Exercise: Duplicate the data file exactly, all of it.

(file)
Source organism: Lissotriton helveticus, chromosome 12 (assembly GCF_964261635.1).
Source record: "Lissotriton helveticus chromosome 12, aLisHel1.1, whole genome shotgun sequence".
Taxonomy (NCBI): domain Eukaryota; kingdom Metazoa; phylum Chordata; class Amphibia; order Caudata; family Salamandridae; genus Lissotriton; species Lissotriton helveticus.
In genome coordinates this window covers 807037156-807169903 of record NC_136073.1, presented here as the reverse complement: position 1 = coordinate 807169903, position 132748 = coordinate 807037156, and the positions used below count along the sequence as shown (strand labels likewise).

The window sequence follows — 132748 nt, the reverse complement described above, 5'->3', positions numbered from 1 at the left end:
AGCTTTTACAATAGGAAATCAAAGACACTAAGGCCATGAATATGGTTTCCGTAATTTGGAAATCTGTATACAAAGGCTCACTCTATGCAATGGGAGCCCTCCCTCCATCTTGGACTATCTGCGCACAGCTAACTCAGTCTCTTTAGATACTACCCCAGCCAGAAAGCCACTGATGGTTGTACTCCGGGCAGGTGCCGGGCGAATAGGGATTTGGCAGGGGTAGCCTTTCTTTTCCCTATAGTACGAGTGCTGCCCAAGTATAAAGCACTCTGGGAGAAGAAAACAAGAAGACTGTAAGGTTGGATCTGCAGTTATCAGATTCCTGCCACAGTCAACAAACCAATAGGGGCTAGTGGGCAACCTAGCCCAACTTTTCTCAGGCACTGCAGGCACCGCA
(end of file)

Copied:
Source organism: Lissotriton helveticus, chromosome 12 (assembly GCF_964261635.1).
Source record: "Lissotriton helveticus chromosome 12, aLisHel1.1, whole genome shotgun sequence".
Taxonomy (NCBI): domain Eukaryota; kingdom Metazoa; phylum Chordata; class Amphibia; order Caudata; family Salamandridae; genus Lissotriton; species Lissotriton helveticus.
In genome coordinates this window covers 807037156-807169903 of record NC_136073.1, presented here as the reverse complement: position 1 = coordinate 807169903, position 132748 = coordinate 807037156, and the positions used below count along the sequence as shown (strand labels likewise).

The window sequence follows — 132748 nt, the reverse complement described above, 5'->3', positions numbered from 1 at the left end:
AGCTTTTACAATAGGAAATCAAAGACACTAAGGCCATGAATATGGTTTCCGTAATTTGGAAATCTGTATACAAAGGCTCACTCTATGCAATGGGAGCCCTCCCTCCATCTTGGACTATCTGCGCACAGCTAACTCAGTCTCTTTAGATACTACCCCAGCCAGAAAGCCACTGATGGTTGTACTCCGGGCAGGTGCCGGGCGAATAGGGATTTGGCAGGGGTAGCCTTTCTTTTCCCTATAGTACGAGTGCTGCCCAAGTATAAAGCACTCTGGGAGAAGAAAACAAGAAGACTGTAAGGTTGGATCTGCAGTTATCAGATTCCTGCCACAGTCAACAAACCAATAGGGGCTAGTGGGCAACCTAGCCCAACTTTTCTCAGGCACTGCAGGCACCGCA